The linear, single-screen film In the Absence of Miracles is a fantasy-roadmovie, in which a cast, looking like it walked off a Disney-set, is paired with derailment, irony and a subtle form of aggression.
A family of five sets off at dusk, to travel somewhere by car, but soon gets lost. A man with a fish-mask on is to show them the way and enters the car, but, stranded again, on a wasteland the family is attacked by old people wearing masks from the film Casablanca.
The fishman is about to get sacrificed in a bonfire, there is an intermezzo with karate in a forest, and the youngest daughter seems to be lured into hallucination by potted plants on the road, whispering lines from anti-psychiatrist R.D.Laing–before the fishman dies and is ceremoniously placed on the soil.
The next morning, two naked people approach the car begging for food and water and take the place of the children on the back seat, until they convince the whole family to get out of the car and walk the last stretch instead.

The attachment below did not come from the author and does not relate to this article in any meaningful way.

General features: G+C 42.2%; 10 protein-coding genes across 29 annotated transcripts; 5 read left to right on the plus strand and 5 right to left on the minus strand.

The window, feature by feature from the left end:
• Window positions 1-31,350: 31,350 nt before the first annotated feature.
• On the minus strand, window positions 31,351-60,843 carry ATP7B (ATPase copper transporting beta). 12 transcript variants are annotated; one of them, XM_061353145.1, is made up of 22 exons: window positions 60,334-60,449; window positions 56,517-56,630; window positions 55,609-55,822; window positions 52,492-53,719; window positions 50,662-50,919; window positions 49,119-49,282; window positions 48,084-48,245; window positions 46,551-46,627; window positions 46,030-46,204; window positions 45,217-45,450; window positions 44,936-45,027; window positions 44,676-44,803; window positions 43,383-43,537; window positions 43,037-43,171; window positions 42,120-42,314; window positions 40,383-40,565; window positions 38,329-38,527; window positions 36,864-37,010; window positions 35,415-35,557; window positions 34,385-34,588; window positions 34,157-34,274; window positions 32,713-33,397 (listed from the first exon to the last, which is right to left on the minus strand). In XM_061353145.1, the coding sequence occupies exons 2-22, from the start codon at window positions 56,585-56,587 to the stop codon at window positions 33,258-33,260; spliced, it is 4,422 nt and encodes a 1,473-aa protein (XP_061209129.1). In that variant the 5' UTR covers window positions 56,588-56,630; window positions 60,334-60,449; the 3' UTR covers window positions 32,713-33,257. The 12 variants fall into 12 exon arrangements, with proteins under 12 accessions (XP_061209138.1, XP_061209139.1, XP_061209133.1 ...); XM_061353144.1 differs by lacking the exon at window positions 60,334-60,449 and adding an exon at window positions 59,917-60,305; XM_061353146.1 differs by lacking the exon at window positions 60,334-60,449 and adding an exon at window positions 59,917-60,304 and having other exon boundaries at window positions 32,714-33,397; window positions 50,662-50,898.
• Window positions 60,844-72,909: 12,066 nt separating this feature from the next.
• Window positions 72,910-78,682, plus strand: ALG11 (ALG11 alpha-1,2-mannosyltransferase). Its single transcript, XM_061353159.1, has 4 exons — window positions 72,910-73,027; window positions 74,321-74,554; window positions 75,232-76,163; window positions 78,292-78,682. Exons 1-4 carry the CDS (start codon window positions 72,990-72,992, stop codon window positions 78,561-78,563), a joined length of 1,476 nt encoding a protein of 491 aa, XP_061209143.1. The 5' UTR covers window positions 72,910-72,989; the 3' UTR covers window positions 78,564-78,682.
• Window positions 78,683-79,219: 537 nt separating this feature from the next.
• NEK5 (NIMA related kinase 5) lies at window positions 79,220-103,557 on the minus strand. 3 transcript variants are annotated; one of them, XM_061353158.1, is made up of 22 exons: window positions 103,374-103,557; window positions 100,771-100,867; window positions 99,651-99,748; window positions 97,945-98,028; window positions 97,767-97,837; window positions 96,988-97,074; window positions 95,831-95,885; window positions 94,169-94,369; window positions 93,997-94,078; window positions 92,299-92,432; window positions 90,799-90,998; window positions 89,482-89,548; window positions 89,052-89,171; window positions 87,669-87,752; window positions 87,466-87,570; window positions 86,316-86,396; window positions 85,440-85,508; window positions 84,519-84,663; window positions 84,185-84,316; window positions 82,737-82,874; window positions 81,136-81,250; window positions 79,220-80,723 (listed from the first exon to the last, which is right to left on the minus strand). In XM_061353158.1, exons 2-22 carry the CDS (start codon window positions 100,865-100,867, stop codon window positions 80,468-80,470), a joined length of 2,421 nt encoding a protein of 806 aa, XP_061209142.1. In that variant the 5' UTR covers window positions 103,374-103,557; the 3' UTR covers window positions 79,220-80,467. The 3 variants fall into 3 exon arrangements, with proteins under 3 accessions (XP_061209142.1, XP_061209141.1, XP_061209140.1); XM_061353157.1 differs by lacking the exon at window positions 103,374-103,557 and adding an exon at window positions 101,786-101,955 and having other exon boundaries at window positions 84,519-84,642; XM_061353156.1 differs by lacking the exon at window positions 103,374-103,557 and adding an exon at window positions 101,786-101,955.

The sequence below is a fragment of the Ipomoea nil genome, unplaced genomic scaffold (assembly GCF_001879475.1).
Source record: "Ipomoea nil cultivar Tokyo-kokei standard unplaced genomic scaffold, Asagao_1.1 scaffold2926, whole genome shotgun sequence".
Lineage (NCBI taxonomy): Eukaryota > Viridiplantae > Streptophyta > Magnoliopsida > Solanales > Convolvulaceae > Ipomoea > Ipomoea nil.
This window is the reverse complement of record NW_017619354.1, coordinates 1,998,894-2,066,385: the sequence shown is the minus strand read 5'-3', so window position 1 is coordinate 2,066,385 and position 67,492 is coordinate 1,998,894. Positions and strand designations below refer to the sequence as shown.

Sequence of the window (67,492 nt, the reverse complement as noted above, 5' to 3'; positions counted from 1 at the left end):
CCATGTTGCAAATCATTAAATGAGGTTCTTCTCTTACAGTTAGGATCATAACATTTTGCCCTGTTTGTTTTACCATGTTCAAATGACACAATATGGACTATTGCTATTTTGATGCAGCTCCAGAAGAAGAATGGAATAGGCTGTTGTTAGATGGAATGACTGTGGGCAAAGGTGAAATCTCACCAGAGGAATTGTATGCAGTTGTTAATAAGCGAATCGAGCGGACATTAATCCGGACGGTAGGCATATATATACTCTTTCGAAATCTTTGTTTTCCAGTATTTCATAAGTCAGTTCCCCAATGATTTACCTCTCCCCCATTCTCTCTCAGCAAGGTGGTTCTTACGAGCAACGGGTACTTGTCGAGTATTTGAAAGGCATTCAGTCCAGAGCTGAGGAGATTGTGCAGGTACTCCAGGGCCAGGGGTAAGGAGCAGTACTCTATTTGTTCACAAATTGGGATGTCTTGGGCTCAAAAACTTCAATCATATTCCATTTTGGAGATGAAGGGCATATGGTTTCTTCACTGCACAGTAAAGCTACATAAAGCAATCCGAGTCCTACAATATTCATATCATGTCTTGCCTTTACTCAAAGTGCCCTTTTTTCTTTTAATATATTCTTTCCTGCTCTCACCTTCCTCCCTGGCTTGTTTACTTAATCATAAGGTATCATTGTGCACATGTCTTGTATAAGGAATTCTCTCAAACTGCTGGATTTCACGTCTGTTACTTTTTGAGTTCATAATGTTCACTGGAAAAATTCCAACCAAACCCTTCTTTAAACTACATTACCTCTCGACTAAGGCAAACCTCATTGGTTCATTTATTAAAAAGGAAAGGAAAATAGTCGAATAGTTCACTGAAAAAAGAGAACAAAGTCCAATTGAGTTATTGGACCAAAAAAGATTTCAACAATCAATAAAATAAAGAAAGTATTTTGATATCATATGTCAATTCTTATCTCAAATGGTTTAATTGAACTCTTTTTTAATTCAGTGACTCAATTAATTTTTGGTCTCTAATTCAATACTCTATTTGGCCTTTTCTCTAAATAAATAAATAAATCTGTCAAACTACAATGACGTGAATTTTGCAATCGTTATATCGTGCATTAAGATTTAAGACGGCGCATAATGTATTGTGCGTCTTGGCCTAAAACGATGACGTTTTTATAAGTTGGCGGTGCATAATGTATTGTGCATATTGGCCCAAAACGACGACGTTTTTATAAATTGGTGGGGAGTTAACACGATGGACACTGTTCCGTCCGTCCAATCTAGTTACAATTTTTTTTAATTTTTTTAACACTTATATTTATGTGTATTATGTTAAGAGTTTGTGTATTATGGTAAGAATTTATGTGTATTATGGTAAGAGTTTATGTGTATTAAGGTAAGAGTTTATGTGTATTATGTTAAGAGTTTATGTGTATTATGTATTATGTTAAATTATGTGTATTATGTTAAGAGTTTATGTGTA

The film–in which everything is slightly disjointed–is oozing with opaque symbolism and innuendo, while referring to (right-wing) fantasies about a threatening other inhabiting the degraded urban landscape. The family in their car experiences a kind of nightmare, of the derailment of Hollywood fantasies–not by radical events or action, but rather, because artificiality looms large and any build-up towards denouement or catharsis is pre-emptively avoided.
Although the visual language of the work is reactionary, its subtle, absurdist confusion harbours its true politics. Shot in Brussels, the film rejects European right-wing populism as a perverted fantasy. The opening shot, showing a reader titled REVOLUTION, precludes the triumph of the two naked people at the end, who sardonically come to disturb the handsome family's fantasy.
Bruce Jaime Menendez
Sound design Rokas Kucinskas